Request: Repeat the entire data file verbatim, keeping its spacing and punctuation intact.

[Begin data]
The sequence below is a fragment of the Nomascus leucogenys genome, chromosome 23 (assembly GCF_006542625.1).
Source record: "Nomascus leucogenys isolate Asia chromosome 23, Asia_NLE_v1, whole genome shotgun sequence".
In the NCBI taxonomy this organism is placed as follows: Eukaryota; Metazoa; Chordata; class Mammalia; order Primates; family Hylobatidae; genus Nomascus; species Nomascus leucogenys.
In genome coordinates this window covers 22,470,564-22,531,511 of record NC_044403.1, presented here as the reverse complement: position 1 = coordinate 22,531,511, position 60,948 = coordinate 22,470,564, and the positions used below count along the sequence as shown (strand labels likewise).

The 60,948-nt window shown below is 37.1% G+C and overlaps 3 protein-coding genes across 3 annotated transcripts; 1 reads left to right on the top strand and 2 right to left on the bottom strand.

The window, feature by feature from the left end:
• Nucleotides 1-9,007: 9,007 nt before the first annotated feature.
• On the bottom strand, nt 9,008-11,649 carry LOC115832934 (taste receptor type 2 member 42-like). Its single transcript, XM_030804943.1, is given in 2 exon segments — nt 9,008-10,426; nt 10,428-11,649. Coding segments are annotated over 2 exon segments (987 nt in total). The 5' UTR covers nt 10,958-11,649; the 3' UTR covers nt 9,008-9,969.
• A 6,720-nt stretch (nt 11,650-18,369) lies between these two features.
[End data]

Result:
The sequence below is a fragment of the Nomascus leucogenys genome, chromosome 23 (assembly GCF_006542625.1).
Source record: "Nomascus leucogenys isolate Asia chromosome 23, Asia_NLE_v1, whole genome shotgun sequence".
In the NCBI taxonomy this organism is placed as follows: Eukaryota; Metazoa; Chordata; class Mammalia; order Primates; family Hylobatidae; genus Nomascus; species Nomascus leucogenys.
In genome coordinates this window covers 22,470,564-22,531,511 of record NC_044403.1, presented here as the reverse complement: position 1 = coordinate 22,531,511, position 60,948 = coordinate 22,470,564, and the positions used below count along the sequence as shown (strand labels likewise).

The 60,948-nt window shown below is 37.1% G+C and overlaps 3 protein-coding genes across 3 annotated transcripts; 1 reads left to right on the top strand and 2 right to left on the bottom strand.

The window, feature by feature from the left end:
• Nucleotides 1-9,007: 9,007 nt before the first annotated feature.
• On the bottom strand, nt 9,008-11,649 carry LOC115832934 (taste receptor type 2 member 42-like). Its single transcript, XM_030804943.1, is given in 2 exon segments — nt 9,008-10,426; nt 10,428-11,649. Coding segments are annotated over 2 exon segments (987 nt in total). The 5' UTR covers nt 10,958-11,649; the 3' UTR covers nt 9,008-9,969.
• A 6,720-nt stretch (nt 11,650-18,369) lies between these two features.